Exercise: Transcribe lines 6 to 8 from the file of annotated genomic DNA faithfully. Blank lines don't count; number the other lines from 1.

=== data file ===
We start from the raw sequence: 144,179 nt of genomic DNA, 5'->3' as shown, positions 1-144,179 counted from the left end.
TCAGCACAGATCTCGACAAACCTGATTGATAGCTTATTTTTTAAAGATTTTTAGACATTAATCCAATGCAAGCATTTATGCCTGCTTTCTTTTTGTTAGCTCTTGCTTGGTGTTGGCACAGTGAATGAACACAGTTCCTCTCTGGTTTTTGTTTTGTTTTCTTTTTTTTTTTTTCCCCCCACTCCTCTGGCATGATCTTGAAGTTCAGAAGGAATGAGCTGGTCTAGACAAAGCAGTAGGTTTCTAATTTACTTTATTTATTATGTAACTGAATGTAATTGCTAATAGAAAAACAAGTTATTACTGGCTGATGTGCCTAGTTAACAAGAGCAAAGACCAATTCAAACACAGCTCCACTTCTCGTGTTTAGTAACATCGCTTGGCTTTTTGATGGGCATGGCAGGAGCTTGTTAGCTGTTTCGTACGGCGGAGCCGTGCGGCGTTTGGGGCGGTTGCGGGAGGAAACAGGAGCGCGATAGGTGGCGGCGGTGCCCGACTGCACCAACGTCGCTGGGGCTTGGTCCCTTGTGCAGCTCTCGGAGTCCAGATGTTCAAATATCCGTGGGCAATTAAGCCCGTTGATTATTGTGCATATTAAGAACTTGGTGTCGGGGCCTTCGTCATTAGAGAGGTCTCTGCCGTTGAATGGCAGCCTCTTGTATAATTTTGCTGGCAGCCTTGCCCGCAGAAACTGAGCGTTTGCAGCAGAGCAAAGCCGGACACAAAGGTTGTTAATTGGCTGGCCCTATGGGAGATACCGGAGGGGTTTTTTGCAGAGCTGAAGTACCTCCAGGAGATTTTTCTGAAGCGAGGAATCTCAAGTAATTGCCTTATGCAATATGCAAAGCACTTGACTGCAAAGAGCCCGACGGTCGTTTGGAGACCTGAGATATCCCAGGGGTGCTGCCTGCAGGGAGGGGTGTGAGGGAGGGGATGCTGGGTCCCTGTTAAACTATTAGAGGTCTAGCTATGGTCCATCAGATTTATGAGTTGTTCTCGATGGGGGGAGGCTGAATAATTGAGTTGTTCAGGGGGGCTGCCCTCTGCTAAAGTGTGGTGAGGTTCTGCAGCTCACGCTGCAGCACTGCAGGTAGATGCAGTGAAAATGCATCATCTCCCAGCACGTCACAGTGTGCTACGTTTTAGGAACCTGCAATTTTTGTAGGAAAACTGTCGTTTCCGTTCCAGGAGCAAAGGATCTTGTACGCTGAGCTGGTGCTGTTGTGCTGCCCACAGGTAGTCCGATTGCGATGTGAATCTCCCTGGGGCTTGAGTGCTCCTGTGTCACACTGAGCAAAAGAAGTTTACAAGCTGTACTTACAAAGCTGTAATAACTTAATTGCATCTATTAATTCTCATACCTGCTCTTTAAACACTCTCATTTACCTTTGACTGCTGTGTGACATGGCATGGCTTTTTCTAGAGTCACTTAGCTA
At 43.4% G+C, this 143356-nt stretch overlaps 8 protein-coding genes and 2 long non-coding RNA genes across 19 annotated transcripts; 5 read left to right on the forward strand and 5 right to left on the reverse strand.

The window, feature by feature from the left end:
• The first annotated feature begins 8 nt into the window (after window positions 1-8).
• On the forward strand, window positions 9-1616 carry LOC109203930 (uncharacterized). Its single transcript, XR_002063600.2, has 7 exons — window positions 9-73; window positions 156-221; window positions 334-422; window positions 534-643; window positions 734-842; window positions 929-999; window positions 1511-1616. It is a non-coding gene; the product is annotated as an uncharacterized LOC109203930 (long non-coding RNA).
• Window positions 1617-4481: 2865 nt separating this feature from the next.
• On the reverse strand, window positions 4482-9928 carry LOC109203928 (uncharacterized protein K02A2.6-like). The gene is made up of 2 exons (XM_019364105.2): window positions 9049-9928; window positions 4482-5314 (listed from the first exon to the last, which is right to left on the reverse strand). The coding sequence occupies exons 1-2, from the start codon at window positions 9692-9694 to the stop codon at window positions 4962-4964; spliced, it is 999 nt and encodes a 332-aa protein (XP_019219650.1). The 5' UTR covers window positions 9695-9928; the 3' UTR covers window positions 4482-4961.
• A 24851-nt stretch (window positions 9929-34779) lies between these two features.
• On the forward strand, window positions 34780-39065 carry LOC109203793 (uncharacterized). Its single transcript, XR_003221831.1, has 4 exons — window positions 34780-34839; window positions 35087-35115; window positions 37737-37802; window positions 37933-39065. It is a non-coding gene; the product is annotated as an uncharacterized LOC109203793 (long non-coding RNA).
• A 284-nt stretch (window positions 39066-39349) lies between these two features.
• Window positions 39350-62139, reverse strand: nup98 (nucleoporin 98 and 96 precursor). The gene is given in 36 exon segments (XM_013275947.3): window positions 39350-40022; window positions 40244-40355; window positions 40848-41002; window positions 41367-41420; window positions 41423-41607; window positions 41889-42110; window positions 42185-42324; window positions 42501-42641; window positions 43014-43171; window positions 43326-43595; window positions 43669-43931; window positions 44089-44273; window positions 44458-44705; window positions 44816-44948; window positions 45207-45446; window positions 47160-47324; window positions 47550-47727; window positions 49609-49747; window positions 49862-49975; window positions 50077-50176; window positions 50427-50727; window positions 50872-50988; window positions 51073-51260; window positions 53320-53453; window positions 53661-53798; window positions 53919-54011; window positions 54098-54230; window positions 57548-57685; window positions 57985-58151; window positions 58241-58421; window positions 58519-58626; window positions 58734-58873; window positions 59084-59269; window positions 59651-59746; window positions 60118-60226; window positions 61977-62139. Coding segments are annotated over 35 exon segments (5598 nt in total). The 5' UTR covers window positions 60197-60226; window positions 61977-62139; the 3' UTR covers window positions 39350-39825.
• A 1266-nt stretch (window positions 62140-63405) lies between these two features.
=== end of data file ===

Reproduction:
• On the forward strand, window positions 9-1616 carry LOC109203930 (uncharacterized). Its single transcript, XR_002063600.2, has 7 exons — window positions 9-73; window positions 156-221; window positions 334-422; window positions 534-643; window positions 734-842; window positions 929-999; window positions 1511-1616. It is a non-coding gene; the product is annotated as an uncharacterized LOC109203930 (long non-coding RNA).
• Window positions 1617-4481: 2865 nt separating this feature from the next.
• On the reverse strand, window positions 4482-9928 carry LOC109203928 (uncharacterized protein K02A2.6-like). The gene is made up of 2 exons (XM_019364105.2): window positions 9049-9928; window positions 4482-5314 (listed from the first exon to the last, which is right to left on the reverse strand). The coding sequence occupies exons 1-2, from the start codon at window positions 9692-9694 to the stop codon at window positions 4962-4964; spliced, it is 999 nt and encodes a 332-aa protein (XP_019219650.1). The 5' UTR covers window positions 9695-9928; the 3' UTR covers window positions 4482-4961.